If you’re a company with multiple branches, divisions, or properties, you’ve probably faced the struggle of creating logos for multiple entities. While there is excitement in any logo creation process, it can be difficult to decide the relationship between each of your companies’ logos. There are benefits to having similar logos for all of your companies, just like there are benefits to keeping the designs relatively separate. The good news is that it’s completely up to you! Here are HighRock’s guidelines for logo creation across multiple entities:
Decide on Your Brand’s Relationships
How your family of logos relate to each other is based on a variety of factors:
- How are the companies related? Are they affiliates, sub-divisions, parent and child company, etc? Consider how closely companies are tied to each other and how that might affect brand equity.
- Who is your demographic market? Does this demographic differ from that of the other companies in my brand? If so, what will appeal to my new demographic?
- How will I want to market this company? What characteristics will I want to highlight? The bottom line for logo and asset design is to create something that helps you achieve your final goal – selling your product.
- What elements can I use to tie my logos together? Depending on how you’ve decided to link your companies, there are multiple design elements that can be used separately or in conjunction with one another to create relationships between logos. Below is our list of elements that can make logo relationships clear.
How to Create Cohesive Branding Across Company Lines
Choose a Color Palette
One strong factor that can tie brands together is a similar color palette. When creating logos and other branding materials for real estate firm, Matan, HighRock created designs that incorporated the same dark blue, light blue, and green that are a part of their main corporate branding. The fonts and logo designs look nothing alike, but they are connected through the common usage of color.
Play with Font Choice
Another element that can be used to tie your brands together is font choice. Depending on the degree of connection you want your brands to share, you can either stick to the same font for all your logos or just stay in the same font family. Mixing fonts can create an interesting and varied aesthetic to your branding, but not all fonts are created equal – make sure you get a designer’s input when mixing fonts. HighRock created logos for two affiliated companies, the Independent Cinema Alliance and the Cinema Buying Alliance. The logos are similar in their design and font choice, creating a close connection between companies.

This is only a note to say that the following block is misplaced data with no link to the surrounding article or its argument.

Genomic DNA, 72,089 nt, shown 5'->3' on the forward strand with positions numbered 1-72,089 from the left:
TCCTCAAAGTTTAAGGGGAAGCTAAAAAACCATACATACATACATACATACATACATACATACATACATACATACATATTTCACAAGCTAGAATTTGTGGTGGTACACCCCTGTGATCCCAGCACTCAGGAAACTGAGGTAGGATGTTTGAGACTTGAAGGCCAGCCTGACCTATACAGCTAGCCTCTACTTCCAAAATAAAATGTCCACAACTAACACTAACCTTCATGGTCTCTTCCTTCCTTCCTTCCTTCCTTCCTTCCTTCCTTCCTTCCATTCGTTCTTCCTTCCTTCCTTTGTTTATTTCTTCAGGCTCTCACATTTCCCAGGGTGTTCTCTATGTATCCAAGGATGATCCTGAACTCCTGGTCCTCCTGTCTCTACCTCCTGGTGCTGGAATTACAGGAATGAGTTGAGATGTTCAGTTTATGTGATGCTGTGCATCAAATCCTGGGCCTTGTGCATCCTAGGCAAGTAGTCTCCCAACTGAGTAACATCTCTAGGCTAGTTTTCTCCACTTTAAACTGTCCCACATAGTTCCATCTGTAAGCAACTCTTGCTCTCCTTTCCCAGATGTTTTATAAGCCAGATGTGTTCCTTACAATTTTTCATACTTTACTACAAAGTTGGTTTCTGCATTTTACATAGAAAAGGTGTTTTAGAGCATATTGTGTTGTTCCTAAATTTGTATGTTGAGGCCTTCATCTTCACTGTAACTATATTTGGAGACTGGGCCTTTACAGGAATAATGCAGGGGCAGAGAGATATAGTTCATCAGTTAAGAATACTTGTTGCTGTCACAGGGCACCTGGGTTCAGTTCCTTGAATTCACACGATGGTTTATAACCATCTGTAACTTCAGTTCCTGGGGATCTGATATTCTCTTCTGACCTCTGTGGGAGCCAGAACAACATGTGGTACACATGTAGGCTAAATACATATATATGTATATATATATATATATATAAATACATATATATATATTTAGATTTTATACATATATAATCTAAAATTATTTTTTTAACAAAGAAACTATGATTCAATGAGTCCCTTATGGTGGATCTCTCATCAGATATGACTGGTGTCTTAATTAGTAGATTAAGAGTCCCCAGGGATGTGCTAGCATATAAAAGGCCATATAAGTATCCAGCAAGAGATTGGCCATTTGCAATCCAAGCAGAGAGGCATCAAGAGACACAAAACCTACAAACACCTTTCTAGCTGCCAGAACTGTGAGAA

Incorporate Similar Shapes
Logos can be linked by similar shapes and design elements. If your main logo features a circle, one way to connect your sub-logos would be to include a circle or other round elements or rounded fonts. For example, although affiliated, HighRock Group and HighRock Studios have completely different logos. These logos feature different color palattes, but they’re linked by the same font and a similar design element — diagonal lines. The use of the lines varies – for HighRock Group, the line appears as a border of the text box and for HighRock Studios, it’s featured in the shape of the triangle in the logo.
Create a Brand Guide
Once you’ve settled on your logo designs, the next step is to create a brand guide. The brand guide will outline the ins and outs of your branding for each company. Your brand guide should delineate what colors, shapes, and fonts should and shouldn’t be used for each logo. In setting creative bounds, you should also leave room for growth if you need to have more logos created in the future. Outline the possibilities of what could be, not what is.
Want to start building a family of logos? Need to connect some existing branding? HighRock is your team!
About the Author: Jeremy Bohner, Art Director & Partner, HighRock, a Capitol Communicator sponsor.
Jeremy brings an abundance of creative talent to HighRock in the form of award winning logo, print, web, and speciality design. He graduated of Frostburg State University with a Bachelor of Fine Arts in Art and Design with a focus in Graphic Design and a Minor in Art History. Before joining the HighRock team, Jeremy worked as graphic designer/creative director for a firm in the region and pursued personal business ventures. He resides in Pennsylvania with his wife Jess, daughter Sutton, and twin boys Tegan and Kellan.